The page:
A rosy update
CB gives appraisal on economy, admits 2012 start under pressure but insists new policies have smoothed road ahead
By Uditha Jayasinghe
Regardless of emerging pressures, the Central Bank is confident that Sri Lanka will be able to weather economic storms in 2012, a top official said yesterday, insisting that proactive policy measures would bear fruit in the second quarter of the year.
|A visibly-relaxed Central Bank Governor Ajith Nivard Cabraal gestures to the media while Deputy Governor B. Silva looks on – Pic by Upul Abayasekera|
Central Bank Governor Ajith Nivard Cabraal acknowledged that 2012 started slow with a higher trade deficit driven by an 86% increase in motor vehicle imports as well as increased gold, oil and investment goods, but that the right policy measures were now in place to keep the economy on track.
“At the start of 2012 the higher current account deficit was 7.8% of GDP while the Balance of Payment deficit was US$ 1 billion. The exchange rate was under pressure and credit expansion was at 35%. However, these issues are being ironed out now,” he said.
Despite the new taxes to reduce trade deficit and policies to bolster reserves, Cabraal admitted that all three aspects of the economy would show a downturn with agriculture growing by 6.9%, industry 8.4% and services 6.7%. By contrast in 2011 industry grew by 10.1% and services by 8.6%.
Inflation is also expected to hit a high of 7% as an annual average despite Sri Lanka keeping numbers at single digit levels for a record 39 months. Exports are projected to end at US$ 11.7 billion, which is slightly below the earlier target of US$ 12 billion. Imports, which were at US$20.3 billion, is estimated to end the year at US$ 20.9 billion on new taxes that hopes to reduce vehicle imports by as much as US$ 1 billion.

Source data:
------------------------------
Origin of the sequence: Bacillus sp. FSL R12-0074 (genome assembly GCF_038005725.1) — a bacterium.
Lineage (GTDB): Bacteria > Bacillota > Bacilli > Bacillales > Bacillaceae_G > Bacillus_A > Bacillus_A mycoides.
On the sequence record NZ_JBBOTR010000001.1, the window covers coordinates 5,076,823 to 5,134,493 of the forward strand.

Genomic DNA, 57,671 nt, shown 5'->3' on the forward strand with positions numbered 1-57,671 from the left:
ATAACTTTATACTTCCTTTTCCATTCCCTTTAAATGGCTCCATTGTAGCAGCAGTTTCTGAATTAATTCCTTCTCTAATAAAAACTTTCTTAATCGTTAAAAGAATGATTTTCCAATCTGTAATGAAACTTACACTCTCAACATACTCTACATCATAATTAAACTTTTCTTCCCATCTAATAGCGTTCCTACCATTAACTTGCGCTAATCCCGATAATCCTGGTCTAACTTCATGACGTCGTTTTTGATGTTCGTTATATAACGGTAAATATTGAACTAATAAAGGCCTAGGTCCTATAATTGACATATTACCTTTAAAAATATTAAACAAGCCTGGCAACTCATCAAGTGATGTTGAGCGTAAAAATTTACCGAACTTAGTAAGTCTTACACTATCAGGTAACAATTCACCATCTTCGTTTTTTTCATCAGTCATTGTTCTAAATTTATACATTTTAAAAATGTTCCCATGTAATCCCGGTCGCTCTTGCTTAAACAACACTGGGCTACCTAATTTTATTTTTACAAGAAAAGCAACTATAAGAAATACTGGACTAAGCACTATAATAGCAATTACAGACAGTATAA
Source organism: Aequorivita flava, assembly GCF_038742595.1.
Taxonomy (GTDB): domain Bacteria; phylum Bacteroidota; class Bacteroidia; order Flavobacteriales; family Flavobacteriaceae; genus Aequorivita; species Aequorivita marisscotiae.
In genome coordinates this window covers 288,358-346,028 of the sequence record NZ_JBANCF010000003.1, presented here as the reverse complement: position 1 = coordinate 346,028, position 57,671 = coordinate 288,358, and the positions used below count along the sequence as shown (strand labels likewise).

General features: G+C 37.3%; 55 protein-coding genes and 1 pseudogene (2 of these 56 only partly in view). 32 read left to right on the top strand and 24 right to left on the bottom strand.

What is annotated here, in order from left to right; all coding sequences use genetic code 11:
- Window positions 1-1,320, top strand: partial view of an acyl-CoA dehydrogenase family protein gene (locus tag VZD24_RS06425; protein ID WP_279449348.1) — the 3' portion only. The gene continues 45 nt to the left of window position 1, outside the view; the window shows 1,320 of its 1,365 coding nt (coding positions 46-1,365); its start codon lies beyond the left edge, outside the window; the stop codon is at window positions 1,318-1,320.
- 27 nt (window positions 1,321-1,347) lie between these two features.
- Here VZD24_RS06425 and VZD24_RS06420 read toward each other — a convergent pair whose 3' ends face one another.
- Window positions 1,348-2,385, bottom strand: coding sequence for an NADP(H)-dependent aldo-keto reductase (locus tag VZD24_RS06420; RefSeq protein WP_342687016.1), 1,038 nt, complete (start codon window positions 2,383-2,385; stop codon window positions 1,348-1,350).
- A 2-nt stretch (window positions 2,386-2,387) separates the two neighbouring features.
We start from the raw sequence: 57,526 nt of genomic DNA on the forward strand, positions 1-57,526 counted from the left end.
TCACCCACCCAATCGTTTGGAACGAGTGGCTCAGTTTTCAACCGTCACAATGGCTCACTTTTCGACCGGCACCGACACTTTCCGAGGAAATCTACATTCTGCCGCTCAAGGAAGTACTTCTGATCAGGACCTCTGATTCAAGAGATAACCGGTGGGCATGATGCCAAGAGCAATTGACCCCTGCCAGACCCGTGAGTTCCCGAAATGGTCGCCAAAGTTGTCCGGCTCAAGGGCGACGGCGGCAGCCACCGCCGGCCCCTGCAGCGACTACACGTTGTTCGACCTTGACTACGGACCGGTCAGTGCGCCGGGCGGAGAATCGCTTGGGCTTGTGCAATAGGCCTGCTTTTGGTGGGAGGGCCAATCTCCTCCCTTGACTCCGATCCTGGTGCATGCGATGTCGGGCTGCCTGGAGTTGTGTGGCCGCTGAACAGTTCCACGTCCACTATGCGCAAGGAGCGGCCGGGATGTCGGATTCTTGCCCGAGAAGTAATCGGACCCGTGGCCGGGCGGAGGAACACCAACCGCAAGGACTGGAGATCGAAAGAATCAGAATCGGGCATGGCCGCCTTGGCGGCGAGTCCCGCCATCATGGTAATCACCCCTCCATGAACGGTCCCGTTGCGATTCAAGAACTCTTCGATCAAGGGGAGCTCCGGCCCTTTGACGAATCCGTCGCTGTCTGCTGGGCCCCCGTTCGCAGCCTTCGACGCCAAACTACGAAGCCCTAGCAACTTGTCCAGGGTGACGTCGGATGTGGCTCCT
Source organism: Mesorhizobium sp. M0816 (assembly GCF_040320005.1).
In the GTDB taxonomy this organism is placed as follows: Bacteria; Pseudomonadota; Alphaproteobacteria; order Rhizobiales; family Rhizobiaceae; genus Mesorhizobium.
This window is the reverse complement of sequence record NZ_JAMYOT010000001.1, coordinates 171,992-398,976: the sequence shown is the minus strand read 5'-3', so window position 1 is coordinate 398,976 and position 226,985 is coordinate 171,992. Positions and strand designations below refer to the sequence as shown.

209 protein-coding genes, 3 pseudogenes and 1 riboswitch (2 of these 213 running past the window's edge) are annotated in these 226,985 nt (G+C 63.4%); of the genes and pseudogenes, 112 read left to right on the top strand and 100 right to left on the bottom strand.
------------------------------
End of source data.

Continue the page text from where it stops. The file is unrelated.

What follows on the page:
On the positive side Central Bank sees remittances hitting an all-time high of US$ 6.5 billion, earnings from tourism US$ 1.2 billion and Foreign Direct Investment (FDI) nearly doubling to US$ 2 billion.
Government inflows are expected to moderate from US$ 2.2 billion to US$ 2.1 billion while Tier II capital of banks is to hit US$ 1 billion – quite a jump considering it was only US$ 0.1 billion last year.
Debt as a percentage of GDP is to remain at 78% while public investment as a percentage of GDP will increase from 6% to 6.6%.
“Fifteen projects worth US$ 1 billion have been identified by the government as bringing in US$ 2 billion. In addition US$ 500 million from the Colombo South Harbour as well as three mixed development projects from a Malaysian investor, Colombo-Kandy Expressway, Sampur Coal Power Plant and petrol refinery in Trincomalee will add to this,” he assured.
Stock market flows are projected to be US$ 500 million while inflows up to 2 May have been US$ 172 million, which is the same amount as net outflows in 2011, Cabraal pointed out. Inflows from Commercial Banks including Tier II capital is US$ 880 million this year and expected to surpass the annual target to US$ 1 billion to hit US$ 1.4 billion by December.
“Aside from this we expect US$ 500 million from major corporate capital from international markets, US$ 500 million from long term currency swaps and US$ 500 million from treasury bills and bonds as well as US$ 1 billion from sovereign bond.” However, the Government does have US$ 1.4 billion in loan repayments this year.
Nonetheless, insisting that this showed a positive outlook for Sri Lanka, Cabraal echoed Treasury Secretary Dr. P.B. Jayasundera’s prediction that the rupee should appreciate against the dollar.